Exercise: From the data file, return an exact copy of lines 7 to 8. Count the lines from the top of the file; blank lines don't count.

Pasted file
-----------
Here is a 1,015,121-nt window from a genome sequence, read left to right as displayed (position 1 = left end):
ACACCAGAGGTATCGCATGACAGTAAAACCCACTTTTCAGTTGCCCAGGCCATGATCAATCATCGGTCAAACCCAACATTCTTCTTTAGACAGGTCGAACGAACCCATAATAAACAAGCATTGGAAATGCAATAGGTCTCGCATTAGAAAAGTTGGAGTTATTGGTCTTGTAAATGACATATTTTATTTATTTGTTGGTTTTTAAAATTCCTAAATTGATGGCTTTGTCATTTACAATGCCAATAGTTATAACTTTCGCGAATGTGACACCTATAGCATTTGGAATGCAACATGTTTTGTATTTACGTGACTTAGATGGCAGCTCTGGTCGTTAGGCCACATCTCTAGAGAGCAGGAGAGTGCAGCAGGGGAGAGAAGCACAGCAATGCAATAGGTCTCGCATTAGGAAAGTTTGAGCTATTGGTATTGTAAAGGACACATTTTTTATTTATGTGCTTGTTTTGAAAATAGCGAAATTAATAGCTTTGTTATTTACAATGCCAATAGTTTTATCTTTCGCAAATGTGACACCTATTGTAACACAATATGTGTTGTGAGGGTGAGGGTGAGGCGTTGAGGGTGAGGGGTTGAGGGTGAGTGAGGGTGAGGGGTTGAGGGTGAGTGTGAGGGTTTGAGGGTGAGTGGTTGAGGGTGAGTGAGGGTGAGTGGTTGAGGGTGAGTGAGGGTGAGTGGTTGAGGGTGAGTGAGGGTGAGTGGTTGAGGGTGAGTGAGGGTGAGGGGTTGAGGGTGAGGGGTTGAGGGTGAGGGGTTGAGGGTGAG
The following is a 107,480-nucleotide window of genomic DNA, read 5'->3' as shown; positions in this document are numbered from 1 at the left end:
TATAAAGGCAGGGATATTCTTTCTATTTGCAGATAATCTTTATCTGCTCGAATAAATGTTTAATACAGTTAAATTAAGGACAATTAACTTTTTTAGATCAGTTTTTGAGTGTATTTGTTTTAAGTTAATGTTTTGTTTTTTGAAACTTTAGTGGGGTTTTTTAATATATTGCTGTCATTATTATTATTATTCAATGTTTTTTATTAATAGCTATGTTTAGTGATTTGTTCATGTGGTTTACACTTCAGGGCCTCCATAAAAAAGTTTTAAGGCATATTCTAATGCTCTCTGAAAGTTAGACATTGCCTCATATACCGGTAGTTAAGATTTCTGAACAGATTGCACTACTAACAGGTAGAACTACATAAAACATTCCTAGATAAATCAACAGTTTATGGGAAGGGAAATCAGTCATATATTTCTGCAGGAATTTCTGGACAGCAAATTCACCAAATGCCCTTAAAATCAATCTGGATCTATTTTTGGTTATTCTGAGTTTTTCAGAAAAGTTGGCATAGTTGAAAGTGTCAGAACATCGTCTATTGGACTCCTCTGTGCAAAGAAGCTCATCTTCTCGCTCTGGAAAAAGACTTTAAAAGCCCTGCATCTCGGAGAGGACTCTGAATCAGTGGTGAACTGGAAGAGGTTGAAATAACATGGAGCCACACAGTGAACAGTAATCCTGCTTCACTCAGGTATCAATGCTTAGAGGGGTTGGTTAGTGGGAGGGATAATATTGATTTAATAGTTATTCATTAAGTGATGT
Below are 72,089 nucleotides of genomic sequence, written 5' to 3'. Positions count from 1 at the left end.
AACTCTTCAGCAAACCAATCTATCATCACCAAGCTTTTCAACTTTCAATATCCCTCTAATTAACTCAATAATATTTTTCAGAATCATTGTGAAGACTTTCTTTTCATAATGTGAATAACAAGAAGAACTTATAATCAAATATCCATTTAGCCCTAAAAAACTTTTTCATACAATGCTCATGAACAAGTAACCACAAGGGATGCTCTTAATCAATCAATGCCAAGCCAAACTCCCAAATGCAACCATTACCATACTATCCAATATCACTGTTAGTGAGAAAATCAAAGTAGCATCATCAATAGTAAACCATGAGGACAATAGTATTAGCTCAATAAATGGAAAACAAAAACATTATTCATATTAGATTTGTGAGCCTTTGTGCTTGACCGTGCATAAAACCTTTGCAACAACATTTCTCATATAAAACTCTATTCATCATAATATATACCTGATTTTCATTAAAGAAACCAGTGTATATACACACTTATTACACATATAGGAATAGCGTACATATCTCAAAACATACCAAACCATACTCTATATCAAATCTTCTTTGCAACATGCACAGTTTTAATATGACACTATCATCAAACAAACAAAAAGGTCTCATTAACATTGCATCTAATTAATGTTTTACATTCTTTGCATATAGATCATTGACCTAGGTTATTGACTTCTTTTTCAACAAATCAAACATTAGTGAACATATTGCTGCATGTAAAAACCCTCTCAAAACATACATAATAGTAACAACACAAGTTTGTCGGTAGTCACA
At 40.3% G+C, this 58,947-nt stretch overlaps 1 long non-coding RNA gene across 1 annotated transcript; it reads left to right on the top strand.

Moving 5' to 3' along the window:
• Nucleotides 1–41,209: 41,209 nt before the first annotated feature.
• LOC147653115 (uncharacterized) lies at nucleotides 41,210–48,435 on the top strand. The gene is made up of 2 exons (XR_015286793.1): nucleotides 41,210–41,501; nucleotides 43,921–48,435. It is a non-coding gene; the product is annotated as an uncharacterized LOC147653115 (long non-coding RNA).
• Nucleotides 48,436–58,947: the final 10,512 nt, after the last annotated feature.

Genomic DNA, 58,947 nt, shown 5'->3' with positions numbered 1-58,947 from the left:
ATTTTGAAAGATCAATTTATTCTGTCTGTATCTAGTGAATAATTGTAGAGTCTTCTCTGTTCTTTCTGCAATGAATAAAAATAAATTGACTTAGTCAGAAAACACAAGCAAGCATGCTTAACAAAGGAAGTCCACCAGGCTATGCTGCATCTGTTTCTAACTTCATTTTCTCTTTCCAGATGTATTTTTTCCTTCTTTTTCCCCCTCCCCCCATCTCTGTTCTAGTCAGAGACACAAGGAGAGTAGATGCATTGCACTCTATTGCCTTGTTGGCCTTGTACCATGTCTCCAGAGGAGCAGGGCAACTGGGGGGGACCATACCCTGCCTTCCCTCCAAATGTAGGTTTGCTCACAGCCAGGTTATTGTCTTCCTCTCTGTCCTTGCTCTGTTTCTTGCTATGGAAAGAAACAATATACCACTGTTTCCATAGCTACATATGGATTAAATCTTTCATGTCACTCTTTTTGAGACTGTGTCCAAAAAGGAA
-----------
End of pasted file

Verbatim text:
At 40.3% G+C, this 58,947-nt stretch overlaps 1 long non-coding RNA gene across 1 annotated transcript; it reads left to right on the top strand.

Moving 5' to 3' along the window: